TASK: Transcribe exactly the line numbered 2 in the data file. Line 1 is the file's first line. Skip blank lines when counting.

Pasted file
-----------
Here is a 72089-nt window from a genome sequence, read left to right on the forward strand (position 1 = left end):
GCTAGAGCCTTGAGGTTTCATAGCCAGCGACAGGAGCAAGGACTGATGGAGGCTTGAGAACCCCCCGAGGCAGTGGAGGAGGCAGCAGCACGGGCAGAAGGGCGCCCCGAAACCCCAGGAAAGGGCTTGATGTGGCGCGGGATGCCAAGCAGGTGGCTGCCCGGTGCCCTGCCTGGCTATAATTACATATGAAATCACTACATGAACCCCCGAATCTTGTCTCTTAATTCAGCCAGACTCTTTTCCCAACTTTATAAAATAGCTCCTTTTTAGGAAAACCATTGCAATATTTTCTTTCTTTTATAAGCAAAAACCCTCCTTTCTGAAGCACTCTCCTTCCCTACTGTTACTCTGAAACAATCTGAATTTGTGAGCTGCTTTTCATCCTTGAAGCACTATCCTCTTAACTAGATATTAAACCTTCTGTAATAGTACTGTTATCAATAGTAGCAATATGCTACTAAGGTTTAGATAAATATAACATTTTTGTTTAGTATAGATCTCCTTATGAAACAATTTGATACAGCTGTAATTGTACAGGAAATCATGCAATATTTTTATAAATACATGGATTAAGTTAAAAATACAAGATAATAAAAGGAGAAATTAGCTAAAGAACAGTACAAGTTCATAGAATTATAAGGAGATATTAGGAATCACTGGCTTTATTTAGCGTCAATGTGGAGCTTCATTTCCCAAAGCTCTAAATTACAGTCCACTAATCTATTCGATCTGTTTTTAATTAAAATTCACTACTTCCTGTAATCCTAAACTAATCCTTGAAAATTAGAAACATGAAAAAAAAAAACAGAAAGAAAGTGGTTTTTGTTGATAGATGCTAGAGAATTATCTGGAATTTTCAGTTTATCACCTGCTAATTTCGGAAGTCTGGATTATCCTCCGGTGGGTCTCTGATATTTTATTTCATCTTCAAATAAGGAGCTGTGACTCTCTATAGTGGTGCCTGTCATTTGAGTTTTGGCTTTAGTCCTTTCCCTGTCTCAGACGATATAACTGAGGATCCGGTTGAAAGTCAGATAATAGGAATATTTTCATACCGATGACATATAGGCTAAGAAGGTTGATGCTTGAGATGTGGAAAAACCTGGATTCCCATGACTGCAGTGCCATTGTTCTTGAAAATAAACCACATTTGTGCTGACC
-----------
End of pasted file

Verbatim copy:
GCTAGAGCCTTGAGGTTTCATAGCCAGCGACAGGAGCAAGGACTGATGGAGGCTTGAGAACCCCCCGAGGCAGTGGAGGAGGCAGCAGCACGGGCAGAAGGGCGCCCCGAAACCCCAGGAAAGGGCTTGATGTGGCGCGGGATGCCAAGCAGGTGGCTGCCCGGTGCCCTGCCTGGCTATAATTACATATGAAATCACTACATGAACCCCCGAATCTTGTCTCTTAATTCAGCCAGACTCTTTTCCCAACTTTATAAAATAGCTCCTTTTTAGGAAAACCATTGCAATATTTTCTTTCTTTTATAAGCAAAAACCCTCCTTTCTGAAGCACTCTCCTTCCCTACTGTTACTCTGAAACAATCTGAATTTGTGAGCTGCTTTTCATCCTTGAAGCACTATCCTCTTAACTAGATATTAAACCTTCTGTAATAGTACTGTTATCAATAGTAGCAATATGCTACTAAGGTTTAGATAAATATAACATTTTTGTTTAGTATAGATCTCCTTATGAAACAATTTGATACAGCTGTAATTGTACAGGAAATCATGCAATATTTTTATAAATACATGGATTAAGTTAAAAATACAAGATAATAAAAGGAGAAATTAGCTAAAGAACAGTACAAGTTCATAGAATTATAAGGAGATATTAGGAATCACTGGCTTTATTTAGCGTCAATGTGGAGCTTCATTTCCCAAAGCTCTAAATTACAGTCCACTAATCTATTCGATCTGTTTTTAATTAAAATTCACTACTTCCTGTAATCCTAAACTAATCCTTGAAAATTAGAAACATGAAAAAAAAAAACAGAAAGAAAGTGGTTTTTGTTGATAGATGCTAGAGAATTATCTGGAATTTTCAGTTTATCACCTGCTAATTTCGGAAGTCTGGATTATCCTCCGGTGGGTCTCTGATATTTTATTTCATCTTCAAATAAGGAGCTGTGACTCTCTATAGTGGTGCCTGTCATTTGAGTTTTGGCTTTAGTCCTTTCCCTGTCTCAGACGATATAACTGAGGATCCGGTTGAAAGTCAGATAATAGGAATATTTTCATACCGATGACATATAGGCTAAGAAGGTTGATGCTTGAGATGTGGAAAAACCTGGATTCCCATGACTGCAGTGCCATTGTTCTTGAAAATAAACCACATTTGTGCTGACC